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Comparative Modernisms: Latin American Modernismos in Global Networks

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Organizer: Juan G. Ramos

Co-Organizer: Alejandra Uslenghi

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This seminar seeks to place in dialogue literary and cultural approaches to Latin Americanism and New Modernist Studies. As a field of study that has sparked the creation of dedicated book series, conferences, and special journal issues, New Modernist Studies has expanded its traditional temporal span to include most of the twentieth century and in some cases even the twenty-first century. In so doing, it incorporates the historical avant-gardes, interwar and Cold War literatures, and it embraces a number of literary movements, periods, and authors that Latin Americanism continues maintaining as distinct from modernismo. For Latin Americanism, modernismo is still a temporally confined moment in Latin American letters spanning the 1880s through the late 1910s.
Through a series of theoretical and methodological moves, New Modernist Studies has expanded its focus to embrace other art forms beyond literature and literary journals. With rare exceptions, most scholars invested in New Modernist Studies fail to pay attention to Latin America’s pivotal role in the creation of global networks of modernism/modernismo. In the case of Latin Americanism, there has also been a renewed interest in reexamining modernismo. Yet, there seems to be very little acknowledgment or dialogue with New Modernist Studies either for its shortcomings in engaging with Latin America, or for what it could offer to expand or question Latin Americanism’s methodological approaches to and ways of framing modernismo/modernism.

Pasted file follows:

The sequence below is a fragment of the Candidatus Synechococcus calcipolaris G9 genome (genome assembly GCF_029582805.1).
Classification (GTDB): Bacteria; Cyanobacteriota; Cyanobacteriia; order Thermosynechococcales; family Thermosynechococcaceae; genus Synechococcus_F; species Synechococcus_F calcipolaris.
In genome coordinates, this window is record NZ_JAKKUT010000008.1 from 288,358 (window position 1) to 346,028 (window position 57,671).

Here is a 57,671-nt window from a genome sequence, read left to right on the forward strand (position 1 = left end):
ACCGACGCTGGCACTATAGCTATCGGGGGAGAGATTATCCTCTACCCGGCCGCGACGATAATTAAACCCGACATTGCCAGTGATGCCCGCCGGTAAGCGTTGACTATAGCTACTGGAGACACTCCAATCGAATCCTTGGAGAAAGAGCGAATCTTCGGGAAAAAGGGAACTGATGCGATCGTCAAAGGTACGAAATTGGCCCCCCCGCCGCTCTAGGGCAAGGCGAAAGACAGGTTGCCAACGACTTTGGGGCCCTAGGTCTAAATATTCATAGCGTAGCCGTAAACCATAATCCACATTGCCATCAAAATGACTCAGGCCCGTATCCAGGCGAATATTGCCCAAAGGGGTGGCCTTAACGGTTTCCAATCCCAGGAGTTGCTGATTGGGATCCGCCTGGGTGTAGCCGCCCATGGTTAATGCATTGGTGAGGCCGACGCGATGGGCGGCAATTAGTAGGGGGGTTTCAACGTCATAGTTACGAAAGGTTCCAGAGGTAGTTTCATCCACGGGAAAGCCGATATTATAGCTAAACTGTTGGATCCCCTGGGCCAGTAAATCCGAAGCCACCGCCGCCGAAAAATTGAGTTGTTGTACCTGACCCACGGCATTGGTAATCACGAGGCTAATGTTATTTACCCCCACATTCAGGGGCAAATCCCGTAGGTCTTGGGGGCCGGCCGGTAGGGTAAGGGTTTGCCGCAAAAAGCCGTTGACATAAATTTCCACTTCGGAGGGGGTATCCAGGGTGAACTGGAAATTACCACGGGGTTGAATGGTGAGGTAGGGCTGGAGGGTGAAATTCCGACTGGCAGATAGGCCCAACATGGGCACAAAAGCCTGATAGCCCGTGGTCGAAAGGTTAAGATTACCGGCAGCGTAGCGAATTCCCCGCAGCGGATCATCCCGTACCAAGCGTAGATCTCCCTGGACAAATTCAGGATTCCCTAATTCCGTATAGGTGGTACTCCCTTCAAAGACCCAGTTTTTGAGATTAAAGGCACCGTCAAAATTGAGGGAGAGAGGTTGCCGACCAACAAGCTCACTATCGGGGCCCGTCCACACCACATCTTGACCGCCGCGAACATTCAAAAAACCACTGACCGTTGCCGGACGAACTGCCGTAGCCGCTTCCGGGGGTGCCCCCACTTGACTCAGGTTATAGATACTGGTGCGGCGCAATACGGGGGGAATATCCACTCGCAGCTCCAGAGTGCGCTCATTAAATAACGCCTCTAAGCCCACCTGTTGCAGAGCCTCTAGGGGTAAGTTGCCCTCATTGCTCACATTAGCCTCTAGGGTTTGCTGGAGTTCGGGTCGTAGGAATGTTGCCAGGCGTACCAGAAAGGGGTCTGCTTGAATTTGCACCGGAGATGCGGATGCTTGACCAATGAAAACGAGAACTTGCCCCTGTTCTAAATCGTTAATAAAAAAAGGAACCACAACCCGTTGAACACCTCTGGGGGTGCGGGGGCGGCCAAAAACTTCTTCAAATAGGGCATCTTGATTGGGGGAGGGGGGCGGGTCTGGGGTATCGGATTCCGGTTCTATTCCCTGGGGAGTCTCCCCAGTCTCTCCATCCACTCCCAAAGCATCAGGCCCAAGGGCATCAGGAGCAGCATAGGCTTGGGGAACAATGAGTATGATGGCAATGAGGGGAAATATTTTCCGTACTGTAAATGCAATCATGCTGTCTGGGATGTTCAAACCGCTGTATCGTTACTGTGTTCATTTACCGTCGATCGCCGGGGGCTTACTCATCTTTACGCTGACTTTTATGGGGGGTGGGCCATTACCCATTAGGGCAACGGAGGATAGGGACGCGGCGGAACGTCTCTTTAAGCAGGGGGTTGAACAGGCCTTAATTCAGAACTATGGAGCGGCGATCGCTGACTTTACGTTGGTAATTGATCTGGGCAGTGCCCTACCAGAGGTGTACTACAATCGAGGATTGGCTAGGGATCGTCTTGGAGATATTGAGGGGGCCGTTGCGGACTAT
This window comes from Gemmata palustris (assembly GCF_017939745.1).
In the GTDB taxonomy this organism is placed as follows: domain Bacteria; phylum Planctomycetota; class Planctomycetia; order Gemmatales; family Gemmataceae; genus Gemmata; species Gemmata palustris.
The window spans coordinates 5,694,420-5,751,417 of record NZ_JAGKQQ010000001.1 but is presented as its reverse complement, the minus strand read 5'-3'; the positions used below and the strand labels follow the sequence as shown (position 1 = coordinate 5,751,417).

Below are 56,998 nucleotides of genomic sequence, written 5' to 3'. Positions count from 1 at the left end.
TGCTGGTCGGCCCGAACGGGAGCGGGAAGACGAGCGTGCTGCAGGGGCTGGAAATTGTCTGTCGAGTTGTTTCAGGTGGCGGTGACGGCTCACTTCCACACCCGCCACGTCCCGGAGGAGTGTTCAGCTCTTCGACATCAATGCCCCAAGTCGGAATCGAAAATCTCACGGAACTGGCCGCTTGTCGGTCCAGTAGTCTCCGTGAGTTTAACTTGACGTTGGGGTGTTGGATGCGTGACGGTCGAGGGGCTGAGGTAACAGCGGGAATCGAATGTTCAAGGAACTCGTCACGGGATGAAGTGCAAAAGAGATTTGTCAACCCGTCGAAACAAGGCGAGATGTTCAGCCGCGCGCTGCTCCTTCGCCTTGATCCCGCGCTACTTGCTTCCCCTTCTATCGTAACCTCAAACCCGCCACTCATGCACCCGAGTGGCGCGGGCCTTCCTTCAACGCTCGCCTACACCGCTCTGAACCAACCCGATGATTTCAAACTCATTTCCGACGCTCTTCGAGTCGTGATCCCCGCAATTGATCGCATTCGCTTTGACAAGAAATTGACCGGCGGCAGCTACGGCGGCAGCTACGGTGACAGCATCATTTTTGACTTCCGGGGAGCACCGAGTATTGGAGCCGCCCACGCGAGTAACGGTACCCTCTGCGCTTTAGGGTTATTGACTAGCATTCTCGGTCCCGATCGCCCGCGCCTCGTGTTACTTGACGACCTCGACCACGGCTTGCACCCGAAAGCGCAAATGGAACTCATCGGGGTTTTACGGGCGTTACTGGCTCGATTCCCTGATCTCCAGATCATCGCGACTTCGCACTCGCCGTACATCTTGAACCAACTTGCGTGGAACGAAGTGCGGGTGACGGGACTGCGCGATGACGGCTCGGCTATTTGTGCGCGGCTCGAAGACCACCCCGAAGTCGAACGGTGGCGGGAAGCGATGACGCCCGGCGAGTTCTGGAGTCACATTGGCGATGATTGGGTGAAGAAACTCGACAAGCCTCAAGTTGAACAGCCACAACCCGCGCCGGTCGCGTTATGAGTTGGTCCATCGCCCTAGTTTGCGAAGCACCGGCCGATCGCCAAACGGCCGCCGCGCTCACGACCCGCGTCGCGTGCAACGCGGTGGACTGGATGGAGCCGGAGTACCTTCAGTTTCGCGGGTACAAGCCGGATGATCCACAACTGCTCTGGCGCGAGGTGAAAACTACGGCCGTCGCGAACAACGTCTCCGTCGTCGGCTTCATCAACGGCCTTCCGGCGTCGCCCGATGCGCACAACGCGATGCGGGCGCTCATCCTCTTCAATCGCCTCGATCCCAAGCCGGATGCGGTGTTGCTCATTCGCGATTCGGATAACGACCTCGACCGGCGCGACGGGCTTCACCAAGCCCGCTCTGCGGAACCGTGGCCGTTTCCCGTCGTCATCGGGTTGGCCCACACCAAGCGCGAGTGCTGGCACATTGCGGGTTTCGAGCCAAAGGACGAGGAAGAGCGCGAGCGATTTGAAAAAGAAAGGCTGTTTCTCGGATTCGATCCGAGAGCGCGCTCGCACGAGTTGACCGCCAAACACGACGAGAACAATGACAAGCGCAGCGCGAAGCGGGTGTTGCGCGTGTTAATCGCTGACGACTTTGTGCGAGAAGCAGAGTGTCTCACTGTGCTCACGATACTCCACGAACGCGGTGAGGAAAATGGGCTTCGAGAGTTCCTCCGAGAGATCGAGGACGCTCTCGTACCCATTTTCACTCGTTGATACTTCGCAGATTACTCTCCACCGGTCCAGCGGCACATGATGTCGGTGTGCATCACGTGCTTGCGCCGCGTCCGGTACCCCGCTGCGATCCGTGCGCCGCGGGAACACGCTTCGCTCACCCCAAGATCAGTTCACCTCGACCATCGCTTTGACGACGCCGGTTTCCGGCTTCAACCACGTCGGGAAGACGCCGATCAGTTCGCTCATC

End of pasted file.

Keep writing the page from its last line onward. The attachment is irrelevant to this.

Rather than seeing modernism and modernismo as incommensurate terms and categories, this panel invites panelists to present work on the comparative questions and case studies that expand the ways in which modernismos have been studied both from the perspective of Latin Americanism and from New Modernist studies. Papers that trace non-canonical Latin American authors and artists as part of global modernist networks, as well as interdisciplinary approaches that bring a focus on gender and sexuality and critical race studies to modernismo are particularly welcome. Panelists might consider engaging with, but are not limited to the following topics:

- Modernismo and New Modernist Studies as commensurable or incommensurable terms
-Periodization and Latin American modernismos
-Scale and Latin American modernismos
-Lusophone, Hispanophone, and Francophone traditions and modernismos in Latin America
-Non-canonical authors, archive, and the arts to expand Latin American modernismos
-Comparative modernismos: methods and questions for Latin Americanism
-Geocultural networks and Latin American circuits
-Centrality of Latin America in Modernist Studies

For any questions, please contact the seminar co-organizers.

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